Qualité Réduite – Montreal bands doing it 80s style

After a successful first go at it, Qualité Réduite is ready to show us a second episode made up of tracks performed by local artists.  The project remains essentially the same: The collective creates and records live sessions all while aiming to give an alternative solution to the sometimes crisp and clean ways of showcasing and promoting musical talents. And heck, bring a little fun into it. The first volume immediately sparked interest with it’s delivery format, the good ol’ VHS, but even more so with it’s unusual recording for this day and age.  

Taking the obvious sweet VHS factor aside for a sec, the striking thing when you first check the project out is how it perfectly marries sound and image.  Lo-fi sound recording is in, and even has bad ass ring to it.  A similar quality video?  Not so much:  it’s not as popular and is still associated with “80s” type of recordings due to the time’s technological limitations.  What Qualité Réduite attempts to do it create an overall viewing experience, streamlining technical flaws in sound and image, even making it look pretty freaking cool. I mean, hey, if the raw quality and imperfectness of sound can be reimagined and adopted in this day and age, why not a video to accompany it?

Musically, the project doesn’t target one genre. “Though the bands don’t play the same type of music, [the music] has the same aesthetic style to it” mentions Thierry Sirois, one third of the project’s instigators, alongside Renard Cassé (Analogue Addiction) and Samuel Gemme (co-owner ReelRoad Studios).  So how does an artist make it’s way to a Qualité Réduite session?  Sirois (LZR Films Director and Cinematographer) says it counterparts his recording ways: it’s no exact science, it’s a gut feeling. A sound that might be somewhat scratchy, raw, a little less calculated in it’s nature is exactly what they are going for, and you can find that in electro, indie rock, post-punk or alternative.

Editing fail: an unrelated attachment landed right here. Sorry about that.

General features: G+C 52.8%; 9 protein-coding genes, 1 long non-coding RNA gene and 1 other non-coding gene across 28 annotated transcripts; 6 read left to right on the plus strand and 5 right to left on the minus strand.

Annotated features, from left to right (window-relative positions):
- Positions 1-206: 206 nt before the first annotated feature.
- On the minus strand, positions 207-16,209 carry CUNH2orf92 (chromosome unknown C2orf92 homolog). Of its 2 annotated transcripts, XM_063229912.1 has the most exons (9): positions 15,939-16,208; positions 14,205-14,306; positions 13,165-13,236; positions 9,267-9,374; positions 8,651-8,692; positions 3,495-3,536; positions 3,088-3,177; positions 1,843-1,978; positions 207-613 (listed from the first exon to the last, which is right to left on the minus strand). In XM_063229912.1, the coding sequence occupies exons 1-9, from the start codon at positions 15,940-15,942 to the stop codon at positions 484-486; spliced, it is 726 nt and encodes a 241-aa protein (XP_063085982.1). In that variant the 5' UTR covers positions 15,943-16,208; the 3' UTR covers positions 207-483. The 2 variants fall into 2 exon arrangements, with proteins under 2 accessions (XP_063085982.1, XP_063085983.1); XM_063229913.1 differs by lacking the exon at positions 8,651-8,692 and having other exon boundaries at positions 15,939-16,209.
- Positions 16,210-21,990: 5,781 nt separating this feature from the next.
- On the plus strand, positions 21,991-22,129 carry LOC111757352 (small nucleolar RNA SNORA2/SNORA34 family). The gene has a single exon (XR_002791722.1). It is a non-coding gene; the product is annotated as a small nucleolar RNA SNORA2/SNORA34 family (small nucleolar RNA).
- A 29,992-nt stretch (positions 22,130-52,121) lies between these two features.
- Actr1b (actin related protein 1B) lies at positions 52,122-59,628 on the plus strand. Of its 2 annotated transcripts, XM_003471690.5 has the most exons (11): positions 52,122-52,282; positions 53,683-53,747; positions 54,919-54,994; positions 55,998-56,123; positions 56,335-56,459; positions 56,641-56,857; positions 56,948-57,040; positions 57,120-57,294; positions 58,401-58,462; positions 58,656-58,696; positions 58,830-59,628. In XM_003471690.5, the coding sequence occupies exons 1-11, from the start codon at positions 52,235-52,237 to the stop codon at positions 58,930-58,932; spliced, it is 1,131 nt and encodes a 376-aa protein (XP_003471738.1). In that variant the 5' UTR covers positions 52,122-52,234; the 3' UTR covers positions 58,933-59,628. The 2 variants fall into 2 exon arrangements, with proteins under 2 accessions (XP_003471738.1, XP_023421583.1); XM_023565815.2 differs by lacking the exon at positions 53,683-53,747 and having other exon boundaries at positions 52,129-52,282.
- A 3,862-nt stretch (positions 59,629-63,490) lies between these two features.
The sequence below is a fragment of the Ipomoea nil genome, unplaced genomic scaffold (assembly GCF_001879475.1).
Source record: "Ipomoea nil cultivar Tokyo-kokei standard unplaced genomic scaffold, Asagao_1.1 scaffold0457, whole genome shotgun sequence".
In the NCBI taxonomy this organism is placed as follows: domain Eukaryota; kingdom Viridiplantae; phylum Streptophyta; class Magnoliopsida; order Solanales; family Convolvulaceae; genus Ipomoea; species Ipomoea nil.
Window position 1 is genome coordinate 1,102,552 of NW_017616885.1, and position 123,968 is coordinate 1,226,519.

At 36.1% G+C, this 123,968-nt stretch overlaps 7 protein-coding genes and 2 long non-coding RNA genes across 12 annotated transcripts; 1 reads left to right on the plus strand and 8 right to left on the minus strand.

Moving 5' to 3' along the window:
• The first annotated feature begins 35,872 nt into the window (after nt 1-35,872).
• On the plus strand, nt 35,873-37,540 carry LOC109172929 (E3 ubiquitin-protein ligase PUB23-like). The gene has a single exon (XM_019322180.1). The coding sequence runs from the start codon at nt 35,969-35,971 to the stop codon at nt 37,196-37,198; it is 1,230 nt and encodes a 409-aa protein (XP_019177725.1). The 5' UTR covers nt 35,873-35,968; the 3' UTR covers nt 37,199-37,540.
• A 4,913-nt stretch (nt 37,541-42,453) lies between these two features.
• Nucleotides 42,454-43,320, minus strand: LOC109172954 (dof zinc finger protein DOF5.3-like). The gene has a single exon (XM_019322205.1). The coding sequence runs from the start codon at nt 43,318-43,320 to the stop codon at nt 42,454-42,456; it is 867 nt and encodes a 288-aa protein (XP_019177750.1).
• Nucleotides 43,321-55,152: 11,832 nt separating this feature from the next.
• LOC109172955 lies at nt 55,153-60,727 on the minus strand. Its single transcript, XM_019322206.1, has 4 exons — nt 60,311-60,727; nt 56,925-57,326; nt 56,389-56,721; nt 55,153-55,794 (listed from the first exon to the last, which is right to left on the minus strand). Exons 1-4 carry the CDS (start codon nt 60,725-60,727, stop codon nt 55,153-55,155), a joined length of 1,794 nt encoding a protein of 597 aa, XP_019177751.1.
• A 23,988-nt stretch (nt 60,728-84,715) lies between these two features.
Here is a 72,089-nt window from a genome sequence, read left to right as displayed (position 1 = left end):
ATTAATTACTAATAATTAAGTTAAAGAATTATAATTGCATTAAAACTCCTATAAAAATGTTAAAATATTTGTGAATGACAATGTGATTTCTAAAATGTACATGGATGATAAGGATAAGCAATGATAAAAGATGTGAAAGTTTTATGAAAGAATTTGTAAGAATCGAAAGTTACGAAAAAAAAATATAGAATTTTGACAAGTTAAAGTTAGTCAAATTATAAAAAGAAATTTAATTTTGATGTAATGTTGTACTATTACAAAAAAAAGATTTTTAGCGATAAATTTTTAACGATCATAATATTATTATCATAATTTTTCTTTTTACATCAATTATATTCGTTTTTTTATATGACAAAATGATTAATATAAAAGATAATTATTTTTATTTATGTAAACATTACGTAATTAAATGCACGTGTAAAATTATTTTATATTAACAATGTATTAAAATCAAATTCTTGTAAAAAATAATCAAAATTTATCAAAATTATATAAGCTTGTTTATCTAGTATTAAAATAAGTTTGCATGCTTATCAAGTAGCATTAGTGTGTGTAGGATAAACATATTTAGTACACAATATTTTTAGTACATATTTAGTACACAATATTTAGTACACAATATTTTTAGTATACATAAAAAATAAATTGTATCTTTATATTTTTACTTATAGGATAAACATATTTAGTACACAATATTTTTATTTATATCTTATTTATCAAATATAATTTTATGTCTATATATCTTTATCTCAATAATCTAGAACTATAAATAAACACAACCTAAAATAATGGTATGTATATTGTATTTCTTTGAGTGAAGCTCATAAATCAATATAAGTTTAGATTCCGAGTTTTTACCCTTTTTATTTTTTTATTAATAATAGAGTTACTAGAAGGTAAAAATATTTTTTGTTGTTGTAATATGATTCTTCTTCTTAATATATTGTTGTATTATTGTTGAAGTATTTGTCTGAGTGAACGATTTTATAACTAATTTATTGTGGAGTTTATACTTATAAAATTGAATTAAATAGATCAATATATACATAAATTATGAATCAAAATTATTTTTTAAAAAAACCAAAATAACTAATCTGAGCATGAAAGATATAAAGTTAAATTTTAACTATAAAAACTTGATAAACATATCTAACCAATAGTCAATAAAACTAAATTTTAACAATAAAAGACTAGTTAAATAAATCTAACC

This time around, the groups involved in the project are a little less emerging, a little more established. “Vol. 2” features Duchess SaysWe Are WolvesElephant StoneCorridorChoses SauvagesCO ∕ NTRYLE MATOS and Heat.  Though we know the names, all of them  have been busy either releasing new music and/or going out on tour.  There’s momentum and Qualité Réduite wants to boost it up by shedding light on the local talents.

Notwithstanding the fact that the project brings Montreal’s music scene back to the VHS era, it also throws it into a yearless vault. “When you look at a live sessions from which ever year, whether it’d be 2002, 2007 or 2016, you can almost instantly know when it was created.” Sirois explains.  “We want to dissociate the look with the year, so that in 5 years, you won’t know when the video was taken”.  We’d say mission accomplished. Adding a final touch of quirkiness, Qualité Réduite tapes their sessions on top of existing movies: 30 minutes in to be precise.  (80s-90s kids out there know that’s how things used to roll.) Specific types of VHS’? Nope. “We have all sorts of movies.  This time, we’ve got everything from “The Lion King“, to one entitledPape Jean Paul 2: Pèlerinage de foi, d’espérance et d’Amour.Shot Gun.

Qualité Réduite will launch Vol.2 on January 31st, at the Matahari Loft, from 5@9.

About Caroline Royer

NUMTL Founder and Editor-in-chief, Caroline is an Ottawa-born Montrealer who has spent the better part of her life playing and listening to music. Otherwise, she is a diehard Sens fan, freakishly into architecture and industrial design and terrible at staying put for more than 5 minutes.

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